*          In spite of increased law enforcement efforts, opium production in Laos will probably continue at relatively stable levels.  The fall in opium poppy cultivation in the last two years was due more to poor harvest than any marked improvement in law enforcement methods.  Cultivation locations in remote mountainous areas make it difficult for law enforcement officials to detect and destroy the crop (U.N. Part III, 1994).


                                        EXTENT, PATTERNS AND TREND IN DRUG ABUSE

                                                                      Extent of Drug Abuse

            Laos reports that it has no registry and no surveys or cost and consequences drug related studies have been undertaken in 1994 (p.4). Other drug related qualitative and attitude studies were undertaken.The development of a drug information system is constrained by lack of resources and assistance is needed to develop it (p. 5) (U.N. 1994,II). Overall, the item response rate in the 1994 U.N. part II is low and estimates provided in it appear to be inconsistent with available research. Most of the information available is based on a 1992/1993 survey among 80 opium dependent people in the Northern provinces, mostly older respondents  (p.47) (Laos 1993a).

               Opium consumption for medical and social purposes has been well established over a long period of time (p.6). While heroin dependence has not been identified as a problem (p.5), abuse of heroin has been reported in the cities (p.10) and opium dependence has been widespread in the rural areas of Northern Laos (p.5) (Laos 1993a). Of the estimated population of 4.5 million (U.N. 1994,II:7), about 2 millions live in the North,  where an estimated 42,000 dependent persons were reported to abuse opium daily; that is about 2.1 per cent of the population in the North (p.17). The average opium dependent abuser consumes between 1.3 and 1.8 kg of raw opium per year (or an estimated 61 tons in the North or 63 tons for the whole country). In addition, many keep 250 to 300 grammes for medical and/or social purposes, (adding to 15 to 18 tons per year or a total of 80 tons in the whole country)  (p.43). Opium is sometimes used as currency to pay for work done (p.47). Two out 80 opium dependent abusers reported cannabis abuse and one reported heroin abuse (p.51). Heroin abuse appears to be rare according to key informants reports too. Volatile substances abuse is increasing and other drug abuse is rare (p.52) (Laos 1993a).

Abuser Characteristics

            According to surveys conducted in 1992/1993 in opium producing villages in the Northern provinces, most drug dependent abusers are males (80 to 90 per cent).  The age of abusers ranged from 28 to 91 years, with an average age of  55. Most dependent abusers are married and have large families. High child mortality is reported. Children tend to learn opium smoking from their parents and many of the youth are drug dependent. Most drug dependent abusers  are employed, hold a variety of occupations and live a normal life  (p.47). Most opium dependent abusers report abuse over a lifetime (20 to 40 years of abuse) (p.49) (Laos 1993a).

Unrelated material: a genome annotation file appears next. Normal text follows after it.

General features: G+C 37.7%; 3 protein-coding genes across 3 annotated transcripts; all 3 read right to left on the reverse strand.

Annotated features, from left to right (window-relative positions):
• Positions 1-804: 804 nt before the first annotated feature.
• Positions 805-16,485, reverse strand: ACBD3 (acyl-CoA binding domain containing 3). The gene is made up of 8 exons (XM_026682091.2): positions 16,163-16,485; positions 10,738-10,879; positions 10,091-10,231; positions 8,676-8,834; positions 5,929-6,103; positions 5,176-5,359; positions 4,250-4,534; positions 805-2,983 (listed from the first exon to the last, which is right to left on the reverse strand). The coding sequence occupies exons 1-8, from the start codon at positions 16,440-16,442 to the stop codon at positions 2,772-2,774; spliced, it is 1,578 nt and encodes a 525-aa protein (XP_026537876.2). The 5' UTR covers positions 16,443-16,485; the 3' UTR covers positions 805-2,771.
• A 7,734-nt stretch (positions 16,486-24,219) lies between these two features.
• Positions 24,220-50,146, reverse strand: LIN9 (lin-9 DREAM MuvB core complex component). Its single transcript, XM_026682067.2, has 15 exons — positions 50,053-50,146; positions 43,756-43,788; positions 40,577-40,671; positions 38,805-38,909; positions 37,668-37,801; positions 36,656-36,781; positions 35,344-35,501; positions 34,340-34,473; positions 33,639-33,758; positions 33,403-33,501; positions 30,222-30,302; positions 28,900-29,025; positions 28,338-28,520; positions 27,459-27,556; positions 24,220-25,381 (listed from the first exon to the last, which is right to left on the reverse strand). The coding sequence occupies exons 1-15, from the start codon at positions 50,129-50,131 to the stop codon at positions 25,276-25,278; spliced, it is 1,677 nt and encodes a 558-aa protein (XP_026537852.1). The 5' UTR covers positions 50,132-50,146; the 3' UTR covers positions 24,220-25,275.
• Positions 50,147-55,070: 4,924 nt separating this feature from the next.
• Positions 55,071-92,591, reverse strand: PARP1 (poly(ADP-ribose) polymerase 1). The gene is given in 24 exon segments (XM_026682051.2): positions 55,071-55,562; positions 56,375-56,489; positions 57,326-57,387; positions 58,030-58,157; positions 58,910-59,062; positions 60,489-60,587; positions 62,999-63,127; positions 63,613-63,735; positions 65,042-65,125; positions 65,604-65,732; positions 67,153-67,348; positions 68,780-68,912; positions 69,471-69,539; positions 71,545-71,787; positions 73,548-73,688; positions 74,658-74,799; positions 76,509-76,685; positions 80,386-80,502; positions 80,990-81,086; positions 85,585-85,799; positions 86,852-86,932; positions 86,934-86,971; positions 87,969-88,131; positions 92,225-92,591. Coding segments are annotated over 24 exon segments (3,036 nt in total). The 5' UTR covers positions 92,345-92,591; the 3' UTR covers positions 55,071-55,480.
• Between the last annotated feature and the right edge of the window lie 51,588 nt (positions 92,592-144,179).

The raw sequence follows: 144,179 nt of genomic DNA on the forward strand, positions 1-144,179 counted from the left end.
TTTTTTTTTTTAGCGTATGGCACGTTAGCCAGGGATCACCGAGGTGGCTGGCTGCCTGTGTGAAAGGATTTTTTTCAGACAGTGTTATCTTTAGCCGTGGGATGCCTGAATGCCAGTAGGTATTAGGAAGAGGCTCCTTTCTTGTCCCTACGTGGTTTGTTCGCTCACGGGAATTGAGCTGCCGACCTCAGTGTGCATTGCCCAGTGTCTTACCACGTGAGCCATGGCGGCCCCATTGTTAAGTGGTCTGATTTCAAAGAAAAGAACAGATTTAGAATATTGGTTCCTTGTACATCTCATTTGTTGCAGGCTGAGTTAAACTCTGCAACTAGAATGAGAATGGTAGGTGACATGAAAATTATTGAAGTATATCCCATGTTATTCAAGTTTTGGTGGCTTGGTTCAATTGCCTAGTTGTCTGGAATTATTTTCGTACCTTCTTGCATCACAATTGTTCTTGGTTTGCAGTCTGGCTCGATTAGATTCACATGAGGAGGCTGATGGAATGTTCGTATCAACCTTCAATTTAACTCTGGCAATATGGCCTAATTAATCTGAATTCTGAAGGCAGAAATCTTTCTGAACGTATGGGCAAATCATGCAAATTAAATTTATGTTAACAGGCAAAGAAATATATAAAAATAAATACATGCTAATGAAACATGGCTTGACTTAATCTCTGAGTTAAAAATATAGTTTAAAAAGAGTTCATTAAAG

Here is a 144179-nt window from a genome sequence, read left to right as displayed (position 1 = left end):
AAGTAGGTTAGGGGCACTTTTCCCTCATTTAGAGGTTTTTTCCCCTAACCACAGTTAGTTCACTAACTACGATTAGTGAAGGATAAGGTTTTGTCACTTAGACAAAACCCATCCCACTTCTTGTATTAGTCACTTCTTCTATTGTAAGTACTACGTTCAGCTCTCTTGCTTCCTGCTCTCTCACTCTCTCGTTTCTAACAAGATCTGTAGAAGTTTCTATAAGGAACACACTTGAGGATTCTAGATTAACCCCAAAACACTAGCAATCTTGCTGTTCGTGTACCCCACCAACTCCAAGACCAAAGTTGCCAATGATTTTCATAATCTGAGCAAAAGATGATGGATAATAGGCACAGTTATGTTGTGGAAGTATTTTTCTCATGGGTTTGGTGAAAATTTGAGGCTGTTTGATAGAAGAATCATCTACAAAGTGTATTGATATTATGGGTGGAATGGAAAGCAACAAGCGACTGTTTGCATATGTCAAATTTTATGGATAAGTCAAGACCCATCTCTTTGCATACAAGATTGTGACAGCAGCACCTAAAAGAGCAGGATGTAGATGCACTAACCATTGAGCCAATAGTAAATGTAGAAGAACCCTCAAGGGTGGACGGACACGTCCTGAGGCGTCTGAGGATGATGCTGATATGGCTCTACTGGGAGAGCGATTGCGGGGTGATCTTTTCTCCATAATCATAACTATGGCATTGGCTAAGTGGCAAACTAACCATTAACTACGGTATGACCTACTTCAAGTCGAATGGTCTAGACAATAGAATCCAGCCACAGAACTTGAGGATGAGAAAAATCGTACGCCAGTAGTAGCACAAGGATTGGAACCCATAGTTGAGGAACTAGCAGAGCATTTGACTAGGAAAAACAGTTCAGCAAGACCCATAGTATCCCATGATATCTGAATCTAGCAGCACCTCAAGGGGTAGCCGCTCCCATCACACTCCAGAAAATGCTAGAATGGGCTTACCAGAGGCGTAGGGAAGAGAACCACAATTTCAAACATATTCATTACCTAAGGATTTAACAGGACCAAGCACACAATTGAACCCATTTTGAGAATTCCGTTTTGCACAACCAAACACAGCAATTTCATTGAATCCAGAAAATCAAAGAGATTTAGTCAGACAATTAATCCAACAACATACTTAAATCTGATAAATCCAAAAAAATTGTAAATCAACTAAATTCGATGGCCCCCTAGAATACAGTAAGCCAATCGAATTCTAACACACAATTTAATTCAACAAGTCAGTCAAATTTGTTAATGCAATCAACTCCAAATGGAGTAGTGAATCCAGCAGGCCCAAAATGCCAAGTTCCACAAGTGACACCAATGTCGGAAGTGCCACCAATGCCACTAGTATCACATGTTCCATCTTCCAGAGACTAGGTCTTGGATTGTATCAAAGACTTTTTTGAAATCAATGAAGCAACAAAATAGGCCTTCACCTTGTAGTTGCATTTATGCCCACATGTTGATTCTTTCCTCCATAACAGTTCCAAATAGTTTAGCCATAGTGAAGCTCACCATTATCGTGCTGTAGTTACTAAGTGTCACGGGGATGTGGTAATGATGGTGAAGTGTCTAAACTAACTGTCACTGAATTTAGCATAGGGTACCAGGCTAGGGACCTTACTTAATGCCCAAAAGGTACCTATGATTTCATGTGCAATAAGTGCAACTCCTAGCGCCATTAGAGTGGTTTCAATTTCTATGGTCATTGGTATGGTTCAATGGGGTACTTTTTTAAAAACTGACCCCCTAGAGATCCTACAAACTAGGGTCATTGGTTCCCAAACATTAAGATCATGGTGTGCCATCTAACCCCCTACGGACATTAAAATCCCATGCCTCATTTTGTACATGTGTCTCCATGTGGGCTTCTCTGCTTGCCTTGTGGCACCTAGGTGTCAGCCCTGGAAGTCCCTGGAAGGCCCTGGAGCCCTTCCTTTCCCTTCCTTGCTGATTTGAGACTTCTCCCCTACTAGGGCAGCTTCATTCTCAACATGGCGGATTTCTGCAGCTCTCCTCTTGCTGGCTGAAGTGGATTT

Regional Variations

            Rates of opium dependence were reported in the North West, as follows, in Bokeo (3.12 per cent), Louang Namtha (4.46 per cent), and Phongsali (5.24 per cent). Rates of opium dependence are higher among the Ikor, Yao and Musser ethnic groups. The district of Viengthong (Houaphan) records the highest rate of opium dependence in Laos: 9.4 per cent. In Oudomsay and Louang Prabang, many opium dependent people are Khamu (Lao Theung), while many of the Lao Theung opium dependent people in Houaphan and Xieng Khouang are Lao Phong. It is conceivable that the Lao Phong are the group with the highest opium dependence rates in Laos (p.42) (Laos 1993a).


            Opium abuse is stable. A large decrease in cannabis abuse and some increase in volatile substances abuse are reported (p.13) (U.N. 1994,II).           

            Opium consumption may have been introduced to Laos by Chinese  migrants at the beginning of the 19th century. The French colonial regime consolidated production and opium sales around 1899 when it granted a monopoly of opium production to the Hmong and Yao people of Xieng Khouang (p.8) (Laos 1993a). Before World War II, there were more than 100,000 drug dependent people in Laos (Laos 1991). According to the French administrator of the Xieng Khouang region, about 60 per cent of the male population were opium dependent in the early 1950's. After the departure of the French, opium production increased and heroin was initiated, partly to finance war related expenses or ensure the loyalty of ethnic minorities. As of 1971, legislative prohibition on production and consumption was introduced, except for ethnic minorities who were granted permits for cultivation and personal consumption  (p.8). In the early 1970's, heroin availability increased and dependence on it became a concern in urban areas (p.10). In 1972, between 10 to 15 per cent of admissions to treatment abused heroin. In addition to city dwelling heroin abusers, there was an estimated 50,000 opium dependent abusers, mostly in rural areas (p.41).  In general, drug control programmes weakened with the termination of UNFDAC assistance in 1982  and the absence of other  international assistance (p.10) (Laos 1993a).

            Based on the information reviewed, drug dependence, about 42,000 in 1993,  decreased in comparison to 1972 estimates (50,000), at least in the North, and compared to pre WWII when the number of dependent abusers reached 100,000. The decrease may be attributed to drug control measures through legislation and a drug demand reduction campaign conducted in the 70's (p.41) (Laos 1993a; UNDCP 1995).